Rebels at Work exist because organizations and leaders fail sometimes, or maybe more often than that. When we talk to managers and leaders, however, most of them say they sincerely want to encourage new ideas from their workforce. But what they don't comprehend are the unintended consequences of the words they use. Words that bosses think encourage new ideas from their workforce just don't...and sometimes they actually turn off the spigot.
Let's see how you do on the following True-False test. These phrase may or may not encourage team members to share their ideas for improvement.
Do you have any comments?
FALSE. Probably the most common phrase bosses use to end meetings. We've yet to talk to any employee, however, who thought the phrase actually was an invitation for anyone to speak. Usually said after a 50-minute monologue, this question seems more intended to indicate that the meeting has come to an end. Certainly what you get is...crickets.
I have an Open Door policy.
FALSE. A reliable chestnut for "good bosses" everywhere and yet remarkably ineffective. I'm sure some of you are wondering what could be wrong with having an Open Door policy. Think about where that phrase puts the onus for action--not on the boss, of course, but on the employees. Yes, you can share an idea with me but you have to come into the official Boss Space to share it. The best way for a boss to have an "open door" policy is not to ever mention it, not to make a big deal of it, but simply, through her actions, to demonstrate that she is always approachable. We're reminded of the apocryphal story concerning what St. Francis of Assisi said when asked about the best way to evangelize:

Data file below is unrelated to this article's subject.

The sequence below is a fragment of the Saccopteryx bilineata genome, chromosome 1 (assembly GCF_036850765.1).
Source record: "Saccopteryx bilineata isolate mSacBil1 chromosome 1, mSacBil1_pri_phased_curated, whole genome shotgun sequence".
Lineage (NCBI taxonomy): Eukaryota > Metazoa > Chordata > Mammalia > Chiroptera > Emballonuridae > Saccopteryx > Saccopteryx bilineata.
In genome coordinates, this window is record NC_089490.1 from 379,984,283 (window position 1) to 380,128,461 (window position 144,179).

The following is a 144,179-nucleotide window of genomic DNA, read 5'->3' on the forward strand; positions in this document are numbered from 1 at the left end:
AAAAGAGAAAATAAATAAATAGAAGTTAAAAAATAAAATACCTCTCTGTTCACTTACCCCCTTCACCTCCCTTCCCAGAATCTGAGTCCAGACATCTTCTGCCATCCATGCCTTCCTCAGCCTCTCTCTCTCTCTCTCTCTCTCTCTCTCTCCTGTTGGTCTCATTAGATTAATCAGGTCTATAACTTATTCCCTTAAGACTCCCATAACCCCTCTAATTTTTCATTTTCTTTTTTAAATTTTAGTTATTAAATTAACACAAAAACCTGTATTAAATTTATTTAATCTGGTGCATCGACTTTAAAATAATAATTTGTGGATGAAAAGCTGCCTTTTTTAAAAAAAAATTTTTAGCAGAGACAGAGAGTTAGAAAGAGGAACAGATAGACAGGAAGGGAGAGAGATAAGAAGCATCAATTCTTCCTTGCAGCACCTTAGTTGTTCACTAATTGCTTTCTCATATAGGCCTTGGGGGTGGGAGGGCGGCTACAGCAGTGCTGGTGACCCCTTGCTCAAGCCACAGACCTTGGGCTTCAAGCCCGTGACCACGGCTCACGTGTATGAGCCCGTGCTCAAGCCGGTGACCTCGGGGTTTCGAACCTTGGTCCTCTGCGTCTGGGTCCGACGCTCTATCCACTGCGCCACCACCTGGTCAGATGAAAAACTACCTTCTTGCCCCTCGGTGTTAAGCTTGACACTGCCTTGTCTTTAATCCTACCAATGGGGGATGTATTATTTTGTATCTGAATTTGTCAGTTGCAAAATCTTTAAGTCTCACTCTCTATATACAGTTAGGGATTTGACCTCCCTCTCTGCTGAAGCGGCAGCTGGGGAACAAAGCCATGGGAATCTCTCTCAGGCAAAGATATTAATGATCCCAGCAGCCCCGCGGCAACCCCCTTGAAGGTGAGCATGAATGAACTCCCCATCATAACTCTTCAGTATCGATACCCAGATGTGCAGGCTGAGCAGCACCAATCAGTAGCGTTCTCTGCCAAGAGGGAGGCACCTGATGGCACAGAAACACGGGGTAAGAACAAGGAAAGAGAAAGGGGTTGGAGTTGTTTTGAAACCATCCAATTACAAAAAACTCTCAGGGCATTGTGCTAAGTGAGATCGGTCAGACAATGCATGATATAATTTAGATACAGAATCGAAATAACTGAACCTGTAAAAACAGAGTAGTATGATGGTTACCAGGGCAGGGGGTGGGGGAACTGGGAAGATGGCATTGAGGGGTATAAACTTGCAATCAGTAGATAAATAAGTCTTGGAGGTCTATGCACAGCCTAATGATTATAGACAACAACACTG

Preach the gospel at all times, and if necessary use Words!
I manage through consensus.
FALSE. Another popular management "best practice" that we take issue with. When you say you value consensus you are of course sending the clear message that you don't like disagreements. Your employees will wonder what standard their concerns or opinion must meet to warrant mentioning. This is not a productive dynamic.
Don't bring me a problem unless you have a solution.
So of course by now the attentive reader knows we think this is FALSE. In fact, we would go so far to say that it is one of the stupidest notions in modern management. When an employee notices something is amiss, he should be encouraged to mention it as quickly as possible. Asking the observer to also provide the solution reinforces the unhealthy view that excellence in organizations is about individual performance. Excellence is more sustainable when it is team-based. An individual who notices a problem should be encouraged to engage his coworkers early on to identify a solution.
So what should bosses say to encourage Rebels at Work. It's actually pretty simple.
What did I get wrong?
What are we missing?
What would you add?
How would you do it differently?
Why don't you take the lead?